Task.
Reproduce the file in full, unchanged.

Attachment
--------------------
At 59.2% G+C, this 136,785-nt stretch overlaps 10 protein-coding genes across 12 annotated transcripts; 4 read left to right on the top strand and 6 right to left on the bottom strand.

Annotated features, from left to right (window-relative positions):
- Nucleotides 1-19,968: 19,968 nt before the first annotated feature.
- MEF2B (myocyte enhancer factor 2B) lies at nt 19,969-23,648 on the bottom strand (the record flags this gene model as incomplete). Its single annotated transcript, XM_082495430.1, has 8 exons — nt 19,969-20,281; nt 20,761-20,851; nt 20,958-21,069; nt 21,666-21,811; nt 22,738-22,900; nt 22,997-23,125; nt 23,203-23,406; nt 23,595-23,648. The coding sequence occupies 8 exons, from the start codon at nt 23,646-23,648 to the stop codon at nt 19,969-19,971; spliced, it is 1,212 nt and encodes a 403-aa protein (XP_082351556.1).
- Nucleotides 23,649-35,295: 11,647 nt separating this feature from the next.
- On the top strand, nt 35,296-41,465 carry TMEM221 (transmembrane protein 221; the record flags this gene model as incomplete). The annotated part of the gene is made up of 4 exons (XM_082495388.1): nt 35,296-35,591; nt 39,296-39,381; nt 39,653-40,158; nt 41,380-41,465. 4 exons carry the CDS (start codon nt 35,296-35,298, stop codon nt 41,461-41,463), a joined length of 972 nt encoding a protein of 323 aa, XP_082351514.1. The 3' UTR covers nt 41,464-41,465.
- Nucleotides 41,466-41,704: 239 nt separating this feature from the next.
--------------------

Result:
At 59.2% G+C, this 136,785-nt stretch overlaps 10 protein-coding genes across 12 annotated transcripts; 4 read left to right on the top strand and 6 right to left on the bottom strand.

Annotated features, from left to right (window-relative positions):
- Nucleotides 1-19,968: 19,968 nt before the first annotated feature.
- MEF2B (myocyte enhancer factor 2B) lies at nt 19,969-23,648 on the bottom strand (the record flags this gene model as incomplete). Its single annotated transcript, XM_082495430.1, has 8 exons — nt 19,969-20,281; nt 20,761-20,851; nt 20,958-21,069; nt 21,666-21,811; nt 22,738-22,900; nt 22,997-23,125; nt 23,203-23,406; nt 23,595-23,648. The coding sequence occupies 8 exons, from the start codon at nt 23,646-23,648 to the stop codon at nt 19,969-19,971; spliced, it is 1,212 nt and encodes a 403-aa protein (XP_082351556.1).
- Nucleotides 23,649-35,295: 11,647 nt separating this feature from the next.
- On the top strand, nt 35,296-41,465 carry TMEM221 (transmembrane protein 221; the record flags this gene model as incomplete). The annotated part of the gene is made up of 4 exons (XM_082495388.1): nt 35,296-35,591; nt 39,296-39,381; nt 39,653-40,158; nt 41,380-41,465. 4 exons carry the CDS (start codon nt 35,296-35,298, stop codon nt 41,461-41,463), a joined length of 972 nt encoding a protein of 323 aa, XP_082351514.1. The 3' UTR covers nt 41,464-41,465.
- Nucleotides 41,466-41,704: 239 nt separating this feature from the next.